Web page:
Dalhousie on my mind

You know I appreciate all the effort to keep failing pulp, paper and sawmills propped up but I think most of that is being done because nobody’s looking at any real new ideas. I have talked about a lack of imagination these days and I really see it in northern New Brunswick.

What about this?

Here’s the blurb:

Ascension Economic Development Corp. is at the forefront of identifying large tracts of land available for fast development in southeast Louisiana and creating the first “certified” deep water megasites in the country along the Mississippi River working with Peake Consulting, a national site selection and development firm. The two sites identified are over 1,000 acres and are located on the Mississippi River with numerous other location advantages including utility infrastructure, suitability for dock construction, rail and an available workforce.

Now, the port of Belledune is a deep water port. It has rail access. It has large tracts of land that could be made available.

Why aren’t we doing this? The first Canadian ‘certified’ deep water megasite. Attract a Volkswagen plant. Howdy doody.

You got a better idea?

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0 Responses to Dalhousie on my mind

  1. NB taxpayer says:

    Here’s a bibliography of a few studies which were completed in the 1970s regarding the position of the straight of Canso as a global superport for petroleum products (as well as other industries).

    Reason for failure: politics (few voices advocating in its favour in Ottawa), small market (positioning) and failure to commit to one industry at the proper time.

    Anyway, you can take it or leave it, but it could be a good benchmark for thinly populated areas hoping to develop a major facility in their region. The prospects aren’t good for various reasons.

  2. Anonymous says:

    You are bang-on that it is time to stop the life support and focus on new opportunities. However, it is depressing to see the results of neglect of true economic development in favour of short-sited vote buying announcements. The web link you provide makes for some shocking comparisons regarding the ‘package’ that is offered. Some comparisons (remember, this is Louisiana, one of the poorest states):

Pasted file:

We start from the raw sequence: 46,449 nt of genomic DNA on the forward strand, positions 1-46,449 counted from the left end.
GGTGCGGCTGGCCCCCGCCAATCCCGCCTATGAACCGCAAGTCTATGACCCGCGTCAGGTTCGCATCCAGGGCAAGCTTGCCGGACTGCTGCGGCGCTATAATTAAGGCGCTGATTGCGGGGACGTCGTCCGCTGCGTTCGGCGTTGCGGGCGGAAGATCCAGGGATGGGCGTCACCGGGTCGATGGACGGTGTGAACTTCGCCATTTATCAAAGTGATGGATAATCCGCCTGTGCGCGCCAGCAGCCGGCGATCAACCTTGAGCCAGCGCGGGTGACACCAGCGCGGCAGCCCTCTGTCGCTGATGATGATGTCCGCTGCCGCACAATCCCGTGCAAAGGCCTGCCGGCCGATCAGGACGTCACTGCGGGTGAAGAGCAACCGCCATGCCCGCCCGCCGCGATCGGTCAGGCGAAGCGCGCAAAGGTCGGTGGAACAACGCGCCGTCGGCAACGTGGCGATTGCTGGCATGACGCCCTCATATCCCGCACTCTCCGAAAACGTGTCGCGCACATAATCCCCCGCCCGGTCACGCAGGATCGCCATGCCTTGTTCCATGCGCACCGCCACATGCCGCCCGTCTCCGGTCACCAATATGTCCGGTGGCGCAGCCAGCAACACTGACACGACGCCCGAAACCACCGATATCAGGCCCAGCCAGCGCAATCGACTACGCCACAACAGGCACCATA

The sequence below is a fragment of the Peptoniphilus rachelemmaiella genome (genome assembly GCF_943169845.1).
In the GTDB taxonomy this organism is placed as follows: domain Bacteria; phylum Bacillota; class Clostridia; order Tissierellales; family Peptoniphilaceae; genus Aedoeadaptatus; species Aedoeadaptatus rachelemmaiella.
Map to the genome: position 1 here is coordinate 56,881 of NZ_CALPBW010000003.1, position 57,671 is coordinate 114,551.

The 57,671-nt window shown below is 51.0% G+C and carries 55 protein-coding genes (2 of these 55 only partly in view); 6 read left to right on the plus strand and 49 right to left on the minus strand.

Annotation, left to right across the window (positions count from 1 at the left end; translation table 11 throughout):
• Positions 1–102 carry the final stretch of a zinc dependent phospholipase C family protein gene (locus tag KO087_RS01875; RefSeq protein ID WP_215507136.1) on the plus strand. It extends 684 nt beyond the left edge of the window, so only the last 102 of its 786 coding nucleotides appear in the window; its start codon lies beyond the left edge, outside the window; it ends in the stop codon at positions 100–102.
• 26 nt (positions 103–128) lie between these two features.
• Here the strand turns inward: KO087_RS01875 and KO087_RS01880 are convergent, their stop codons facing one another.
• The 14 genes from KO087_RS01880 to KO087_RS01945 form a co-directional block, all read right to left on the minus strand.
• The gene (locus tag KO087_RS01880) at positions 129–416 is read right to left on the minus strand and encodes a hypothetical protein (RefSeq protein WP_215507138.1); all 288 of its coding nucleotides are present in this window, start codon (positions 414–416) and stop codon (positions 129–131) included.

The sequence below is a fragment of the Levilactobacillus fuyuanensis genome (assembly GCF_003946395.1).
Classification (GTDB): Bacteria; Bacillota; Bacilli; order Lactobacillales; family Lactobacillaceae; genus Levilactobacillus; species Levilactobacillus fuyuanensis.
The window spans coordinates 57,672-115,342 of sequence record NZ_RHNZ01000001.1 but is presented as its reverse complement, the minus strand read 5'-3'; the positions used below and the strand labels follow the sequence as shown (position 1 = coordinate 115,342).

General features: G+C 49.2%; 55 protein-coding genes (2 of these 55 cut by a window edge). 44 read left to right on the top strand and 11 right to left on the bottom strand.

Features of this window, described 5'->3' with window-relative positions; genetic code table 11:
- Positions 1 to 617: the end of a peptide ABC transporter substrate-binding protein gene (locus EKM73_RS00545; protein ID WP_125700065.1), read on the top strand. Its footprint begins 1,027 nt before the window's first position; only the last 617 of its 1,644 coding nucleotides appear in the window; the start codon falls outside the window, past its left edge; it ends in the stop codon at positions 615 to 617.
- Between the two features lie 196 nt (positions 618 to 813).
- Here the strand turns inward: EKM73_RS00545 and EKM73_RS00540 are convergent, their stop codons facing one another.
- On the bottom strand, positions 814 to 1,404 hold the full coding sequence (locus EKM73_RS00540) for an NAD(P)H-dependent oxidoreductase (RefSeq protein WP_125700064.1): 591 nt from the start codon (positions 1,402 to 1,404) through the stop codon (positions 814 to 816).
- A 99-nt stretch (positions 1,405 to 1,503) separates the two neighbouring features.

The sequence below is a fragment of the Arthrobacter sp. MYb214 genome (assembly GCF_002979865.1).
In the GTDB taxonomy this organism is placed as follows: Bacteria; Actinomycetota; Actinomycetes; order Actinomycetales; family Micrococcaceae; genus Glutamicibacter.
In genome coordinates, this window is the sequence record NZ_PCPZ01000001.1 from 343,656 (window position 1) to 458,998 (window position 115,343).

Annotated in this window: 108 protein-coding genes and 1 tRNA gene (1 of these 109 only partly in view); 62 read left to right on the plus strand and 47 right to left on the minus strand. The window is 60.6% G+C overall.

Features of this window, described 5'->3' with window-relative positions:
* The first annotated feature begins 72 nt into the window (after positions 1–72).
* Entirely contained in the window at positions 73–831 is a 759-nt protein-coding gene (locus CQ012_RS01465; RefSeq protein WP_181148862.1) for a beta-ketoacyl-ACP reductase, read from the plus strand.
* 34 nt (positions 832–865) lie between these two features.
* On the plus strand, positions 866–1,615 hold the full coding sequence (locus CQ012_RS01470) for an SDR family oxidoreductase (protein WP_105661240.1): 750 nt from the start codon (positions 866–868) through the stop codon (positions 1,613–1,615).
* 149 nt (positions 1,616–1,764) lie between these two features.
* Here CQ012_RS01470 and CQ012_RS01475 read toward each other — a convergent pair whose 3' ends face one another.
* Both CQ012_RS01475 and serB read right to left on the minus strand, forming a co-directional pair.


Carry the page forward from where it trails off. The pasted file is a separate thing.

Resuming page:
Louisiana: Tax incentives including a low sales tax rate and reduced business taxes

    NB: The only province to raise business taxes this year, raise income taxes and now looking at sales tax increases

    Louisiana: Rapidly increasing population (27.5 % over 6 years)

    NB: declining population, fragmented and ineffective immigration approach

    Louisiana: “ Productive and committed workforce”

    NB: Some, (not all), workers apparently willing to invest more energy to campaign for enhanced EI benefits than in their career

    Louisiana: Colleges working with industry to develop applicable programs

    NB: Colleges building research centers while industry is desperate for more graduates. Universities defiantly protesting the thought of any connection/obligation between post secondary education and industry/business

    Louisiana: “Aggressive” education system

    NB: Worst in the country (but committed to more studies)

    We need to change but we have a long way to go and a lot of ineffective paradigms to overcome. We also need to show some unity to get the feds on board. Adversity can provoke change so let’s hope this incident entices people to think differently.

  3. Anonymous says:

    What about reconditioning a large manufacturinging plant with an attached dock and proximity to the Saint Lawrence Seaway. There has to be some use for it. Hydroponics? Auto parts plant? Alternative energy manufacturing?